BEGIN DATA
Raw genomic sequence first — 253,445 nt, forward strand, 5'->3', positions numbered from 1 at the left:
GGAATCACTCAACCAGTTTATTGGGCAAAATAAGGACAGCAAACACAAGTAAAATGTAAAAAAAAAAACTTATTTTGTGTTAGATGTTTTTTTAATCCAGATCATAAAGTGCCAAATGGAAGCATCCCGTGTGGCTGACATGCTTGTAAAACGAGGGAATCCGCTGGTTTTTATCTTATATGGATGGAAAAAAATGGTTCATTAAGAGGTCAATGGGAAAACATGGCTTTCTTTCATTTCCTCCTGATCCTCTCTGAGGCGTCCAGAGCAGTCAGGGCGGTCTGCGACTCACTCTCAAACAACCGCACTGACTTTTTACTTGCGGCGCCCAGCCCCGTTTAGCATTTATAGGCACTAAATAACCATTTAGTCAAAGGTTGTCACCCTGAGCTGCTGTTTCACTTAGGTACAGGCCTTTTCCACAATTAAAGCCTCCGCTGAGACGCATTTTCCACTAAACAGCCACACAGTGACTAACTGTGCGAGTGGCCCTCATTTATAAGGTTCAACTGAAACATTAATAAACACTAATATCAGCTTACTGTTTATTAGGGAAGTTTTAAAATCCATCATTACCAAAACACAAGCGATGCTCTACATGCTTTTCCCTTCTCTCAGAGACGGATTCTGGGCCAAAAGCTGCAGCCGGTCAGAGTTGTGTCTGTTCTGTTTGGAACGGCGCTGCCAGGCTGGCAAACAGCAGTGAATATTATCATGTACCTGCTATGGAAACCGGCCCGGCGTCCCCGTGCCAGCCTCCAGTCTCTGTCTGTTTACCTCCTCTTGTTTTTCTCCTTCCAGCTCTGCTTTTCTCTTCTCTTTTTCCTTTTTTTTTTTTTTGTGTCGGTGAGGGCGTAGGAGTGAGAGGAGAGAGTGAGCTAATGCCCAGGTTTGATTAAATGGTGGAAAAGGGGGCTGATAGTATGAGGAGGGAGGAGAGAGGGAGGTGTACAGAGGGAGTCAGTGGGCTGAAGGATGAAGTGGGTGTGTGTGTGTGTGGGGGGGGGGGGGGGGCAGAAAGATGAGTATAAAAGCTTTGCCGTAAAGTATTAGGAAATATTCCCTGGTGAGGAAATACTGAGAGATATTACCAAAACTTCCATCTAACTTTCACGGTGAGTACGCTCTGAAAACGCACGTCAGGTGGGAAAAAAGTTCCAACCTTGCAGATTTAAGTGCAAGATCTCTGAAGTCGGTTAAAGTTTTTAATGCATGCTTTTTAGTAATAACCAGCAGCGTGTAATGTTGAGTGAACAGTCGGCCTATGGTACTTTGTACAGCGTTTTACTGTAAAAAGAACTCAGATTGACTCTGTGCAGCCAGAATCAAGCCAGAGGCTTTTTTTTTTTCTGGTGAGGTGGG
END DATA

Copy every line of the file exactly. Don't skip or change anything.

Raw genomic sequence first — 253,445 nt, forward strand, 5'->3', positions numbered from 1 at the left:
GGAATCACTCAACCAGTTTATTGGGCAAAATAAGGACAGCAAACACAAGTAAAATGTAAAAAAAAAAACTTATTTTGTGTTAGATGTTTTTTTAATCCAGATCATAAAGTGCCAAATGGAAGCATCCCGTGTGGCTGACATGCTTGTAAAACGAGGGAATCCGCTGGTTTTTATCTTATATGGATGGAAAAAAATGGTTCATTAAGAGGTCAATGGGAAAACATGGCTTTCTTTCATTTCCTCCTGATCCTCTCTGAGGCGTCCAGAGCAGTCAGGGCGGTCTGCGACTCACTCTCAAACAACCGCACTGACTTTTTACTTGCGGCGCCCAGCCCCGTTTAGCATTTATAGGCACTAAATAACCATTTAGTCAAAGGTTGTCACCCTGAGCTGCTGTTTCACTTAGGTACAGGCCTTTTCCACAATTAAAGCCTCCGCTGAGACGCATTTTCCACTAAACAGCCACACAGTGACTAACTGTGCGAGTGGCCCTCATTTATAAGGTTCAACTGAAACATTAATAAACACTAATATCAGCTTACTGTTTATTAGGGAAGTTTTAAAATCCATCATTACCAAAACACAAGCGATGCTCTACATGCTTTTCCCTTCTCTCAGAGACGGATTCTGGGCCAAAAGCTGCAGCCGGTCAGAGTTGTGTCTGTTCTGTTTGGAACGGCGCTGCCAGGCTGGCAAACAGCAGTGAATATTATCATGTACCTGCTATGGAAACCGGCCCGGCGTCCCCGTGCCAGCCTCCAGTCTCTGTCTGTTTACCTCCTCTTGTTTTTCTCCTTCCAGCTCTGCTTTTCTCTTCTCTTTTTCCTTTTTTTTTTTTTTGTGTCGGTGAGGGCGTAGGAGTGAGAGGAGAGAGTGAGCTAATGCCCAGGTTTGATTAAATGGTGGAAAAGGGGGCTGATAGTATGAGGAGGGAGGAGAGAGGGAGGTGTACAGAGGGAGTCAGTGGGCTGAAGGATGAAGTGGGTGTGTGTGTGTGTGGGGGGGGGGGGGGGGCAGAAAGATGAGTATAAAAGCTTTGCCGTAAAGTATTAGGAAATATTCCCTGGTGAGGAAATACTGAGAGATATTACCAAAACTTCCATCTAACTTTCACGGTGAGTACGCTCTGAAAACGCACGTCAGGTGGGAAAAAAGTTCCAACCTTGCAGATTTAAGTGCAAGATCTCTGAAGTCGGTTAAAGTTTTTAATGCATGCTTTTTAGTAATAACCAGCAGCGTGTAATGTTGAGTGAACAGTCGGCCTATGGTACTTTGTACAGCGTTTTACTGTAAAAAGAACTCAGATTGACTCTGTGCAGCCAGAATCAAGCCAGAGGCTTTTTTTTTTTCTGGTGAGGTGGG